The box jellyfish: Why is it so deadly?

The box jellyfish: Why are they so deadly?

The box jellyfish is a collective term for a class of species under the Medusozoa subphylum and Cnidaria phylum under the greater Animalia kingdom. These animals are distinguishable for having a cube-shaped bell or medusae while they are in their medusa form. Nonetheless, the collective species have earned a reputation for being one of the deadliest animals and sea creatures in the world.

But why the box jellyfish are so deadly?

For starters, not all box jellyfish are deadly. Of at least 51 species, there are a few that produce extremely potent venom. In fact, some species do not pose a serious threat at all. However, the deadly ones have caused a number of fatalities, thus prompting officials to devise and issue blanket protocols for avoiding jellyfish stings.

Some of these deadly box jellyfish species are the Chironex fleckeri or the sea wasp found in the coastal waters of northern Australia, New Guinea, and some parts of the Malay Archipelago; and the smaller Carukia barnesi and the Malo kingi or the common kingslayer also found both in Australia

Other species of box jellyfish have also been discovered to be potentially fatal to humans. These are the Chironex yamaguchi or habu-karage found in the coastal waters of Japan and some parts of the Philippines; and the Chiropsalmus quadrumanus or the four-handed box jellyfish the western Atlantic Ocean, the Gulf of Mexico, and the Pacific Ocean.

The aforementioned species of box jellyfish have been documented to have caused extremely painful stings to humans and in other cases, human fatalities. The reason why their sting can be deadly centers on their extremely highly potent venom.

Note that the venom of the box jellyfish is different from that of Scyphozoa, another class of species under the Medusozoa subphylum and Cnidaria phylum that are also known as true jellyfish. To be specific, the box jellyfish produces and uses extremely potent venom both to catch prey and seriously harm or kill predators.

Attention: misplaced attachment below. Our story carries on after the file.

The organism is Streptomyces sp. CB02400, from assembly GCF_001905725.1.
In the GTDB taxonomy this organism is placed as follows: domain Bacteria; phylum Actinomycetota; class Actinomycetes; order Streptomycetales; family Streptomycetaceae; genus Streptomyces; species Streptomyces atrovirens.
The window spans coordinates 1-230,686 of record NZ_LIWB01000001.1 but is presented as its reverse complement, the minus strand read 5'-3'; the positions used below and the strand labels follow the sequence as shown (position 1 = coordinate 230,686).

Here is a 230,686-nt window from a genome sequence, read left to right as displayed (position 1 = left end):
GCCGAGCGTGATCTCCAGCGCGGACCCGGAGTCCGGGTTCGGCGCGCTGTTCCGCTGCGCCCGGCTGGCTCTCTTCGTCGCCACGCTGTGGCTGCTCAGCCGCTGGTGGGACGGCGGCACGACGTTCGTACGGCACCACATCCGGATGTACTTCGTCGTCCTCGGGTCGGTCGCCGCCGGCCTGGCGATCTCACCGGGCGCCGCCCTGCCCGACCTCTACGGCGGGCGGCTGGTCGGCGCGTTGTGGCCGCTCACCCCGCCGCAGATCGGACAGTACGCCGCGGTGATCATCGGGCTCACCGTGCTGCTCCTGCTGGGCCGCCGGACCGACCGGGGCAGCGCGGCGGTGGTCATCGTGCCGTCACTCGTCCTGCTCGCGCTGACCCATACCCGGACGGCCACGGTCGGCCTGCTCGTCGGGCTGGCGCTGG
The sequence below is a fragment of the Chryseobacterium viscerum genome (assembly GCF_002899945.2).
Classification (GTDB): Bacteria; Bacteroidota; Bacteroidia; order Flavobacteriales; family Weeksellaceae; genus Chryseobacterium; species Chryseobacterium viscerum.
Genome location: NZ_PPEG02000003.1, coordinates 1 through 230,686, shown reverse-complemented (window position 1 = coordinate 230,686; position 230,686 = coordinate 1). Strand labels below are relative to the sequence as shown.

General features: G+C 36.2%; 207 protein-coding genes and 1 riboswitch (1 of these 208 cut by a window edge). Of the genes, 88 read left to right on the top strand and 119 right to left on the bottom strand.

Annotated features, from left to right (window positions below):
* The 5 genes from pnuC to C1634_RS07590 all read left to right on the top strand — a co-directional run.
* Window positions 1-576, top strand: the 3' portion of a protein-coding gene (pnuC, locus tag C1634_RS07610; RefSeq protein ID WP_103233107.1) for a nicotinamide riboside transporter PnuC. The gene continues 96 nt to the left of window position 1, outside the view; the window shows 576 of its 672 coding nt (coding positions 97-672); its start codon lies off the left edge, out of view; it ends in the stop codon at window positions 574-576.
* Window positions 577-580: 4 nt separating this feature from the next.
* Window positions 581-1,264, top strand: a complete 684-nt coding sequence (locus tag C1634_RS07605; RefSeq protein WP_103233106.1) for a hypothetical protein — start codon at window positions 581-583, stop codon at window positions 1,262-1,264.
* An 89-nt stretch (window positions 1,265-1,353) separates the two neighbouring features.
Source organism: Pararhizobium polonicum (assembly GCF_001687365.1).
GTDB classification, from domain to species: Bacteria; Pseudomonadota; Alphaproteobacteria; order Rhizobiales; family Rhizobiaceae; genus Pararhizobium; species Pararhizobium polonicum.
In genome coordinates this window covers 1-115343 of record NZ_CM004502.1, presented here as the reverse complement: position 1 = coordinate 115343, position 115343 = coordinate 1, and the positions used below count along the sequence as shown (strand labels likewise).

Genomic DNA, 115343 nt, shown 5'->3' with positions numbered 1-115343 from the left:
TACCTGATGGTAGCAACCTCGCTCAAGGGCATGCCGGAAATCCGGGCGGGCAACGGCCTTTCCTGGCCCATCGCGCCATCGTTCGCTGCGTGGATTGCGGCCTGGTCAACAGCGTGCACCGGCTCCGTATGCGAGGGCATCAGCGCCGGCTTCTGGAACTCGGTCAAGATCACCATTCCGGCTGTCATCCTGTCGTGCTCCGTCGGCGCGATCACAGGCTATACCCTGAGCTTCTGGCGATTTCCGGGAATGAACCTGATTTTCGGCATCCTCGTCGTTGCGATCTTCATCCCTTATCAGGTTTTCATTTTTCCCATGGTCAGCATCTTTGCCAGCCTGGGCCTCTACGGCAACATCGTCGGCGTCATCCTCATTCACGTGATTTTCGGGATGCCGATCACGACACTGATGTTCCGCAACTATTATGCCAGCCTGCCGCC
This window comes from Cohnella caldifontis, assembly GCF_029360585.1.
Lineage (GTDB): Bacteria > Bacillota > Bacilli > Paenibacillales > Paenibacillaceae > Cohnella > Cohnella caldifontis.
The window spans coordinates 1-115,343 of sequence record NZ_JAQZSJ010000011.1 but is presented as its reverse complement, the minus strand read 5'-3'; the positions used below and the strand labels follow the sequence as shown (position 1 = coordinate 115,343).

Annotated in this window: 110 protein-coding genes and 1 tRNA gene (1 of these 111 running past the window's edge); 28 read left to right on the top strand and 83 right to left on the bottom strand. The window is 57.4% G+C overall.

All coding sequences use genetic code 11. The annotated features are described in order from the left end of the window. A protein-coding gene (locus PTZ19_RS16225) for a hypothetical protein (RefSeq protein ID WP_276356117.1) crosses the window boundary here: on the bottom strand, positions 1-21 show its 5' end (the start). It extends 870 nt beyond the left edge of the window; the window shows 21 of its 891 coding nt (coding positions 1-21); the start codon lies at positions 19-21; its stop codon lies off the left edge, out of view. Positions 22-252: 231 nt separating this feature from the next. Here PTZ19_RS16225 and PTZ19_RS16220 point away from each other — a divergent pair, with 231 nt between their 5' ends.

The tentacle of the box jellyfish can reach up to 10 feet. Hence, it can be regarded as another reason why these animals can be dangerous to humans. Each tentacle has about 5000 to 10000 nematocysts or stinging cells that are triggered not by touch but by the chemicals found on the outer layer of its prey or predator, including the chemicals found on the human skin.

Mobility and other adaptive capabilities are other reasons why the box jellyfish are generally regarded as deadlier than other species of Medusozoa. Unlike the true jellyfish, the species of box jellyfish have developed the ability to move rather than simply drift. They can move as fast as 4mph to catch their prey. Furthermore, these species have four sets of six eyes used for scanning their surroundings and hunting their prey or responding against a threat.

What happens when a box jellyfish stings?

Nevertheless, once the tentacle of the box jellyfish adheres to human skin, the nematocysts on its surface inject microscopic harpoons at speeds of more than 60km/h that on the other hand. Each harpoon pumps venom further inside the human body.